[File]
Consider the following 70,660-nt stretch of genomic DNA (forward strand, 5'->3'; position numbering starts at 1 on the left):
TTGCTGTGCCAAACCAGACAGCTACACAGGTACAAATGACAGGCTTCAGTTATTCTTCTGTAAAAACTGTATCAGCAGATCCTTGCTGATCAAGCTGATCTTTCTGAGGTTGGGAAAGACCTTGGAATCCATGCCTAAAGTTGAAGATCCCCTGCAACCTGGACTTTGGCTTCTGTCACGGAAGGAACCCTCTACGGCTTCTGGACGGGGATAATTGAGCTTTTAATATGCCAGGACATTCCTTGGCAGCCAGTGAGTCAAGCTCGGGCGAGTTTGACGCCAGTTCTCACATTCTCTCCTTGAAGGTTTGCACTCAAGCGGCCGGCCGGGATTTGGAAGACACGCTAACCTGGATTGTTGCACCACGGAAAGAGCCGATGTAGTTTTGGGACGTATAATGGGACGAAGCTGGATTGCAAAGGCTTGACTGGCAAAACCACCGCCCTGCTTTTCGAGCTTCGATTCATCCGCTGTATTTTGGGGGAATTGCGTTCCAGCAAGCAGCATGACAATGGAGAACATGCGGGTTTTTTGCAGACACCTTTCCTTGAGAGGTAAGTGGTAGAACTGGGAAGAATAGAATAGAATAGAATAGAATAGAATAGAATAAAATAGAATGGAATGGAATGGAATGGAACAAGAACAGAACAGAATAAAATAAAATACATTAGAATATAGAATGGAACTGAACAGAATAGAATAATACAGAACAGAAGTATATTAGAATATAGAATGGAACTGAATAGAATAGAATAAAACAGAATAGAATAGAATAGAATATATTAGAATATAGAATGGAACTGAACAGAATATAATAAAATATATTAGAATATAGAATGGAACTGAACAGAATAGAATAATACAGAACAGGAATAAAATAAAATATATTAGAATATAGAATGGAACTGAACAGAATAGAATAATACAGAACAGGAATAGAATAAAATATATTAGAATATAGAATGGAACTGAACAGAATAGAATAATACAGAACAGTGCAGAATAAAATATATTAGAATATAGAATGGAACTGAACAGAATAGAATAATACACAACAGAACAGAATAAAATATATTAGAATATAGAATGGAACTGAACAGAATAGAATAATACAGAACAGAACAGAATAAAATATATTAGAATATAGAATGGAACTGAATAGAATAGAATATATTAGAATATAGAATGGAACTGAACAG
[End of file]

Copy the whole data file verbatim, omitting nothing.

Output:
Consider the following 70,660-nt stretch of genomic DNA (forward strand, 5'->3'; position numbering starts at 1 on the left):
TTGCTGTGCCAAACCAGACAGCTACACAGGTACAAATGACAGGCTTCAGTTATTCTTCTGTAAAAACTGTATCAGCAGATCCTTGCTGATCAAGCTGATCTTTCTGAGGTTGGGAAAGACCTTGGAATCCATGCCTAAAGTTGAAGATCCCCTGCAACCTGGACTTTGGCTTCTGTCACGGAAGGAACCCTCTACGGCTTCTGGACGGGGATAATTGAGCTTTTAATATGCCAGGACATTCCTTGGCAGCCAGTGAGTCAAGCTCGGGCGAGTTTGACGCCAGTTCTCACATTCTCTCCTTGAAGGTTTGCACTCAAGCGGCCGGCCGGGATTTGGAAGACACGCTAACCTGGATTGTTGCACCACGGAAAGAGCCGATGTAGTTTTGGGACGTATAATGGGACGAAGCTGGATTGCAAAGGCTTGACTGGCAAAACCACCGCCCTGCTTTTCGAGCTTCGATTCATCCGCTGTATTTTGGGGGAATTGCGTTCCAGCAAGCAGCATGACAATGGAGAACATGCGGGTTTTTTGCAGACACCTTTCCTTGAGAGGTAAGTGGTAGAACTGGGAAGAATAGAATAGAATAGAATAGAATAGAATAGAATAAAATAGAATGGAATGGAATGGAATGGAACAAGAACAGAACAGAATAAAATAAAATACATTAGAATATAGAATGGAACTGAACAGAATAGAATAATACAGAACAGAAGTATATTAGAATATAGAATGGAACTGAATAGAATAGAATAAAACAGAATAGAATAGAATAGAATATATTAGAATATAGAATGGAACTGAACAGAATATAATAAAATATATTAGAATATAGAATGGAACTGAACAGAATAGAATAATACAGAACAGGAATAAAATAAAATATATTAGAATATAGAATGGAACTGAACAGAATAGAATAATACAGAACAGGAATAGAATAAAATATATTAGAATATAGAATGGAACTGAACAGAATAGAATAATACAGAACAGTGCAGAATAAAATATATTAGAATATAGAATGGAACTGAACAGAATAGAATAATACACAACAGAACAGAATAAAATATATTAGAATATAGAATGGAACTGAACAGAATAGAATAATACAGAACAGAACAGAATAAAATATATTAGAATATAGAATGGAACTGAATAGAATAGAATATATTAGAATATAGAATGGAACTGAACAG